Publications

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Eurofound publishes its work in a range of publication formats to match audience needs and the nature of the output. These include flagship reports on a particular area of activity, research reports summarising the findings of a research project and policy briefs presenting policy pointers from research projects or facts and figures relevant to policy debates. Also included are blog articles, regular articles on working life in Europe, presentations, working papers providing background material to ongoing or already concluded research, and reports arising from ad hoc requests by policymakers. Other corporate publications include annual reports, brochures and promotional publications. Web databases and online resources such as data visualisation applications are available in Data and resources.


  • Flexicurity – Theory or practice?

    The concept of flexicurity – a strategy to enhance flexibility and security in the labour market at the same time – gained new momentum with the advent of the economic crisis. Public and policy discussions are now dealing with the question of whether flexicurity also works during times of economic crisis, or indeed, if it even can be a way out of the recession.
  • Occupational safety and health in SMEs

    Micro, small and medium-sized enterprises (SMEs) are an important part of the Slovak Republic’s economy, making up 95% of all enterprises in the country (see table below). SMEs are also a stabilising element in the economic system and the branch with the highest potential of growth.
  • Working conditions – the dark side of tourism

    Tourism is an important sector for Austria, not only for the country’s reputation but also for its economy. The sector, which includes hotels, restaurants and catering, is a major employer providing 5.4% of the country’s jobs and generating added value amounting to 4.4% of the gross domestic product (GDP).
  • Commission launches Youth Opportunities Initiative

    Youth unemployment is a growing concern in the EU as the economic downturn continues. In October 2011 the unemployment rate (25Kb PDF) [1] among those aged 15 to 24 in the EU27 was 22%. Some countries are particularly badly affected, such as Spain with 49% youth unemployment and Greece with 45%. A further concern is that young people who successfully find work may be employed on temporary or part-time contracts. [1] http://ec.europa.eu/social/BlobServlet?docId=7267&langId=en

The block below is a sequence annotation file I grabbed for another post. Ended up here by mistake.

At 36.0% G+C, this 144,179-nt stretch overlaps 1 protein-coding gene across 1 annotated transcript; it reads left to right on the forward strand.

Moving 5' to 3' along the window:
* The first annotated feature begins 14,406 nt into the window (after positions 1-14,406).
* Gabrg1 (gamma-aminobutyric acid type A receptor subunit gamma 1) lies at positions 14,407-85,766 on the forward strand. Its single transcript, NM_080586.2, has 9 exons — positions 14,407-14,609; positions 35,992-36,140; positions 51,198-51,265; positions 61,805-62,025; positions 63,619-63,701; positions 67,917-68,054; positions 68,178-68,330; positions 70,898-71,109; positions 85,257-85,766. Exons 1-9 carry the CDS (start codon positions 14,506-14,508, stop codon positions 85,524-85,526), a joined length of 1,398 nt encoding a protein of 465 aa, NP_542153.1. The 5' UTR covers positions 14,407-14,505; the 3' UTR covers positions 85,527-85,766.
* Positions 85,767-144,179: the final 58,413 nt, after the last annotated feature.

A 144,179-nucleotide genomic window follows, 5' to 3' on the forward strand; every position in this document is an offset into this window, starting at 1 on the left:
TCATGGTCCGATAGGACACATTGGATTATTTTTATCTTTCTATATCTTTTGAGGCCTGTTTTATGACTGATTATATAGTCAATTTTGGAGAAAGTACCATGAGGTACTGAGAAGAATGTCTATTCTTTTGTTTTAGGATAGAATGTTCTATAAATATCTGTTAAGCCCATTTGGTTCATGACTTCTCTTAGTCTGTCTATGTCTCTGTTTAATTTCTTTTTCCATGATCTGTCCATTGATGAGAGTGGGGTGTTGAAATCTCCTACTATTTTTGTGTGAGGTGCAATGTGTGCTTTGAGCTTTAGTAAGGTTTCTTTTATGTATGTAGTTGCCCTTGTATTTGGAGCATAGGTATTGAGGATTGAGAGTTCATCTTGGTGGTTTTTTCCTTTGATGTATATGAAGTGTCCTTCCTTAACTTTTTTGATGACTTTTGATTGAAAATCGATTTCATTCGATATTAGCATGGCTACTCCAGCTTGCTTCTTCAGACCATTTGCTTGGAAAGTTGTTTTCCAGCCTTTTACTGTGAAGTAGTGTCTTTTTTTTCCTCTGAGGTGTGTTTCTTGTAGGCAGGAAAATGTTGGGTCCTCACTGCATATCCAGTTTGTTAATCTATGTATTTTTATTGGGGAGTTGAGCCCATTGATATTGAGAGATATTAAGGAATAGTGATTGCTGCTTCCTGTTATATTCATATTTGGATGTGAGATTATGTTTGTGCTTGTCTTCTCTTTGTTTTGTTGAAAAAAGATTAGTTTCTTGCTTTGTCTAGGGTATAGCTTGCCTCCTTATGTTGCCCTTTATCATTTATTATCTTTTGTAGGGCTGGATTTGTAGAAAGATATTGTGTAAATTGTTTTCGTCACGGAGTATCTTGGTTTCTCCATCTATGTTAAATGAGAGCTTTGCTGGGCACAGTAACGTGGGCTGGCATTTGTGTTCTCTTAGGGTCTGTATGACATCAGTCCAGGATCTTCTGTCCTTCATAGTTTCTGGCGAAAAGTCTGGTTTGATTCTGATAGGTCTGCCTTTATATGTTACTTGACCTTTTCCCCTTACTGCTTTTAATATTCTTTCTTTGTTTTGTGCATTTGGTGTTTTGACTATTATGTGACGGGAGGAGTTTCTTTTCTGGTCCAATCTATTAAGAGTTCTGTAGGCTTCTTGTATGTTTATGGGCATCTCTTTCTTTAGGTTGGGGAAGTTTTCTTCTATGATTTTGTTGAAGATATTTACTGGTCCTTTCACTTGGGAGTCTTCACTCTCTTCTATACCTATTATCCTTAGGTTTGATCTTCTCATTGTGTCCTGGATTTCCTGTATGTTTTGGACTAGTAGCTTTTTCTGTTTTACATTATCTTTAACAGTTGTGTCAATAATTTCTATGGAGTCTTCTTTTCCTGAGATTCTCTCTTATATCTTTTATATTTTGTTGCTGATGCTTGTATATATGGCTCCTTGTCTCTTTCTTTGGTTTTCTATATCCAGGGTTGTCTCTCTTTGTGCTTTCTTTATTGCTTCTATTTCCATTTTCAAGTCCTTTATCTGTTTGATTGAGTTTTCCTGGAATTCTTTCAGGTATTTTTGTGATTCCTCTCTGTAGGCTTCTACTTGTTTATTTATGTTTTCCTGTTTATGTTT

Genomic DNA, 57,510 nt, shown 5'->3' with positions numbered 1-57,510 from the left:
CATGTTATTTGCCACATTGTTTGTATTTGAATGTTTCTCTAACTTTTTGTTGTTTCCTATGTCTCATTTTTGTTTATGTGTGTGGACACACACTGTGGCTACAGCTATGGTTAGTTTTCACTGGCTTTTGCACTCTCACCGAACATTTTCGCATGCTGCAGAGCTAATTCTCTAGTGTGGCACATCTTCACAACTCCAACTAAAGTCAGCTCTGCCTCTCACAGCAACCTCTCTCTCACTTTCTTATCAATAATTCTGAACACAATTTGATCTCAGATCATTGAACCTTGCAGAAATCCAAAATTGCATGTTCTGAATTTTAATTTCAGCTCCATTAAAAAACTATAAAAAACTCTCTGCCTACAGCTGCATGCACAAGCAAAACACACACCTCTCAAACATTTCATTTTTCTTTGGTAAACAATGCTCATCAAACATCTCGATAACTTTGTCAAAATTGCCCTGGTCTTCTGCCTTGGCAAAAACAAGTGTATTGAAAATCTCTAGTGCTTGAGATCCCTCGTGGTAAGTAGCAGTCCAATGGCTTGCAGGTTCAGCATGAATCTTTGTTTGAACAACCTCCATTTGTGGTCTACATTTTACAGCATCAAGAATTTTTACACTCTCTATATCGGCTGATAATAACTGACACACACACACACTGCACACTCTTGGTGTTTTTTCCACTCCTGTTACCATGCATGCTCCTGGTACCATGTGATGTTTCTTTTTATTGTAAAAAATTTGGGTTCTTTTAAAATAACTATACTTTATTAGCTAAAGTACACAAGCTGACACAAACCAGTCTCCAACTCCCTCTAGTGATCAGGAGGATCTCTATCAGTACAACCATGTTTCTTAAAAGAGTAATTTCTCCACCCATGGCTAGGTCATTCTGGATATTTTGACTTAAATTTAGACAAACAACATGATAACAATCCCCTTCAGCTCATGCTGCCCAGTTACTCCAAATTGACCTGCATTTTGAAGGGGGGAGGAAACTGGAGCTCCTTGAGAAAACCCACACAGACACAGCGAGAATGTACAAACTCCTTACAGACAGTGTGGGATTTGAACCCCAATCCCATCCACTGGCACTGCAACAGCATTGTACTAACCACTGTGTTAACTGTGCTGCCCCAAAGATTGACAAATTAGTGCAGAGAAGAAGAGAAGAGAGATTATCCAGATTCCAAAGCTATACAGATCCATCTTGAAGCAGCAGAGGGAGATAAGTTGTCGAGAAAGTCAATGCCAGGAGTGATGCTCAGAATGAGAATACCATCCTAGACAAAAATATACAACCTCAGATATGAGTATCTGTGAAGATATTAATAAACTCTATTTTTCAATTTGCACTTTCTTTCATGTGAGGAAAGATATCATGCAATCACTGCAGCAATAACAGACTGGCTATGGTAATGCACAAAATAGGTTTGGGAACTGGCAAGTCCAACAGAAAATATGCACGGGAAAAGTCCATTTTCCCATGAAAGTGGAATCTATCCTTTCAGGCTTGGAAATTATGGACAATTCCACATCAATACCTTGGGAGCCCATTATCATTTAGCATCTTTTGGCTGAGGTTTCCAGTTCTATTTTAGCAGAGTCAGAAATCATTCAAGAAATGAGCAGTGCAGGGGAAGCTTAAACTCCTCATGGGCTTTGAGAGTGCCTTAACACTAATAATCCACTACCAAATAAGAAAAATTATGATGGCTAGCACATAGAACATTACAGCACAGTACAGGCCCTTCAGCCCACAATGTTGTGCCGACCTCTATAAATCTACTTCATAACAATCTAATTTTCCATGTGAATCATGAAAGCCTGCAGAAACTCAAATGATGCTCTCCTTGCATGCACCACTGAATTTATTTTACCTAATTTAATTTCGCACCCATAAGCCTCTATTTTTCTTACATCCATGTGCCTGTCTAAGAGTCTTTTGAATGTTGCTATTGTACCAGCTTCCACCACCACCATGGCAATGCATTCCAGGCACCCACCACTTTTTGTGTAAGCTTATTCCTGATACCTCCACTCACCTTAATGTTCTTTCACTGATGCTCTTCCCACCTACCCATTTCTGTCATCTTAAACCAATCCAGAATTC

• Steelworkers’ strike continues into fifth month

    Steel maker Hellenic Halyvourgia [1] was created from the merger of Halyvourgia Thessalias and Helliniki Halyvourgia on 1 December 2006. Since then domestic demand for its steel has declined and the company has not been able to create an export market for its products. [1] http://www.hlv.gr/index-en.html
  • New rules for Expo 2015 building sites

    During the assignment of the first contract for construction work at the site of the 2015 Universal Exposition, which will take place in Milan, a draft agreement was signed covering health and safety requirements. It takes its lead from the health and safety pact signed in 2008 covering building sites in Milan (*IT0902029I* [1]). [1] www.eurofound.europa.eu/ef/observatories/eurwork/articles/social-partners-sign-pact-on-health-and-safety-for-building-sites-in-milan
  • Raising retirement age reignites national debate

    In 2006, the then German government proposed gradually raising the statutory retirement age from 65 to 67 years. At the time, the coalition was made up of the conservative Christian Democratic Party (CDU [1]), its Bavarian sister party, the Christian Social Union (CSU [2]), and its coalition partner, the Social Democratic Party (SPD [3]). [1] http://www.cdu.de/ [2] http://www.csu.de/ [3] http://www.spd.de/
  • Positive outcome for measures to combat social dumping

    The EU enlargements in 2004 and 2007 coincided with a sharp growth in demand for workers in the Norwegian labour market. These workers mostly came from Eastern Europe, but this influx led to social dumping [1]; - the problem of poor pay and conditions, breaches of health and safety rules, and unfair competition. The government launched two action plans in 2006 and 2008 to combat this. Many of the measures were initiated by the trade unions, Fellesforbundet [2] and The Norwegian Confederation of Trade Unions (LO [3]), who demanded that collective agreements be made generally applicable – a new measure that would have substantial effects on parts of the industrial relations system. This idea was met with scepticism by employers. [1] www.eurofound.europa.eu/ef/observatories/eurwork/industrial-relations-dictionary/social-dumping [2] http://www.fellesforbundet.no/In-English/A-short-introduction-/ [3] http://www.lo.no/
  • New measures to tackle undeclared work in agriculture

    The rate of undeclared work [1] in Italy is, on average, 12.2%, but there are strong regional differences. According to a report (in Italian [2]) by the Italian National Institute for Statistics (Istat [3]), the percentage of irregular workers in the south, where Puglia is situated, is 19%, while the figure in northern Italy is 10.2%. [1] www.eurofound.europa.eu/ef/observatories/eurwork/industrial-relations-dictionary/undeclared-work [2] http://www.istat.it/it/archivio/39522 [3] http://www.istat.it/en
  • Social partners put short-time work reform into practice

    The new agreement reached in January 2012 on short-time work is seen as the first step towards negotiating a structural reform of the French labour market to simplify the short-time work scheme, to make it more accessible to companies in difficulty. The social partners have already arranged three working meetings between now and 7 March to discuss this reform, which has been called for by all negotiating parties.

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